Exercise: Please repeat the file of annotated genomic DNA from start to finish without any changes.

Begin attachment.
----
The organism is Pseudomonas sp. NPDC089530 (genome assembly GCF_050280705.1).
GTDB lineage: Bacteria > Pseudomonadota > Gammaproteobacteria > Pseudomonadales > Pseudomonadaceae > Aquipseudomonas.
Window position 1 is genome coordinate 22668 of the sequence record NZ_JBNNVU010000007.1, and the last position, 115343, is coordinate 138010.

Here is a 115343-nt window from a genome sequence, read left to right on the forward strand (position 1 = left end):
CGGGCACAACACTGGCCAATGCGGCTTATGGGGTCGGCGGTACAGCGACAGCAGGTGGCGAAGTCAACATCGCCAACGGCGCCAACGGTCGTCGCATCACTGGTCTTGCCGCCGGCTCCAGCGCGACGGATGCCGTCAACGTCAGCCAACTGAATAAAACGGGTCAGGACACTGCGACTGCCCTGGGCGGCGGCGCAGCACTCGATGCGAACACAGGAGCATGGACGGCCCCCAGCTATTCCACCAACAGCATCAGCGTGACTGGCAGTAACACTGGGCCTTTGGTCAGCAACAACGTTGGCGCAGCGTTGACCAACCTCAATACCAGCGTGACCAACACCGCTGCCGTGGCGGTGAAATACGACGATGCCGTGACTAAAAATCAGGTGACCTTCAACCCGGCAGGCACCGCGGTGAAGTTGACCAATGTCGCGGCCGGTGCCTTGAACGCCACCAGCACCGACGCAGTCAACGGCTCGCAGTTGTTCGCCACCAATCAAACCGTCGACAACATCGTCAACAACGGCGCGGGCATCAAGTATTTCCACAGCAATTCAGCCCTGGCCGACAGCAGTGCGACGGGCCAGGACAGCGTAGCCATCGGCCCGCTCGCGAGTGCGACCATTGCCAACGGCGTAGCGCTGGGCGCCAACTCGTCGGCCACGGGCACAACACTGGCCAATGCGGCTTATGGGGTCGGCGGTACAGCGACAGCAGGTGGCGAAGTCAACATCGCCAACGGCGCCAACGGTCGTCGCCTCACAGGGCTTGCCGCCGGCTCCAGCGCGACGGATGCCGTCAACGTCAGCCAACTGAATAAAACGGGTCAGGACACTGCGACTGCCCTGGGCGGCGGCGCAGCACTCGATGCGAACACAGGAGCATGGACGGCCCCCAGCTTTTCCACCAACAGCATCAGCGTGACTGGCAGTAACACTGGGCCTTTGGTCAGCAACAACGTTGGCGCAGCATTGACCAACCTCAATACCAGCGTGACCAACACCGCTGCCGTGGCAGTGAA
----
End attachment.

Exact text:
The organism is Pseudomonas sp. NPDC089530 (genome assembly GCF_050280705.1).
GTDB lineage: Bacteria > Pseudomonadota > Gammaproteobacteria > Pseudomonadales > Pseudomonadaceae > Aquipseudomonas.
Window position 1 is genome coordinate 22668 of the sequence record NZ_JBNNVU010000007.1, and the last position, 115343, is coordinate 138010.

Here is a 115343-nt window from a genome sequence, read left to right on the forward strand (position 1 = left end):
CGGGCACAACACTGGCCAATGCGGCTTATGGGGTCGGCGGTACAGCGACAGCAGGTGGCGAAGTCAACATCGCCAACGGCGCCAACGGTCGTCGCATCACTGGTCTTGCCGCCGGCTCCAGCGCGACGGATGCCGTCAACGTCAGCCAACTGAATAAAACGGGTCAGGACACTGCGACTGCCCTGGGCGGCGGCGCAGCACTCGATGCGAACACAGGAGCATGGACGGCCCCCAGCTATTCCACCAACAGCATCAGCGTGACTGGCAGTAACACTGGGCCTTTGGTCAGCAACAACGTTGGCGCAGCGTTGACCAACCTCAATACCAGCGTGACCAACACCGCTGCCGTGGCGGTGAAATACGACGATGCCGTGACTAAAAATCAGGTGACCTTCAACCCGGCAGGCACCGCGGTGAAGTTGACCAATGTCGCGGCCGGTGCCTTGAACGCCACCAGCACCGACGCAGTCAACGGCTCGCAGTTGTTCGCCACCAATCAAACCGTCGACAACATCGTCAACAACGGCGCGGGCATCAAGTATTTCCACAGCAATTCAGCCCTGGCCGACAGCAGTGCGACGGGCCAGGACAGCGTAGCCATCGGCCCGCTCGCGAGTGCGACCATTGCCAACGGCGTAGCGCTGGGCGCCAACTCGTCGGCCACGGGCACAACACTGGCCAATGCGGCTTATGGGGTCGGCGGTACAGCGACAGCAGGTGGCGAAGTCAACATCGCCAACGGCGCCAACGGTCGTCGCCTCACAGGGCTTGCCGCCGGCTCCAGCGCGACGGATGCCGTCAACGTCAGCCAACTGAATAAAACGGGTCAGGACACTGCGACTGCCCTGGGCGGCGGCGCAGCACTCGATGCGAACACAGGAGCATGGACGGCCCCCAGCTTTTCCACCAACAGCATCAGCGTGACTGGCAGTAACACTGGGCCTTTGGTCAGCAACAACGTTGGCGCAGCATTGACCAACCTCAATACCAGCGTGACCAACACCGCTGCCGTGGCAGTGAA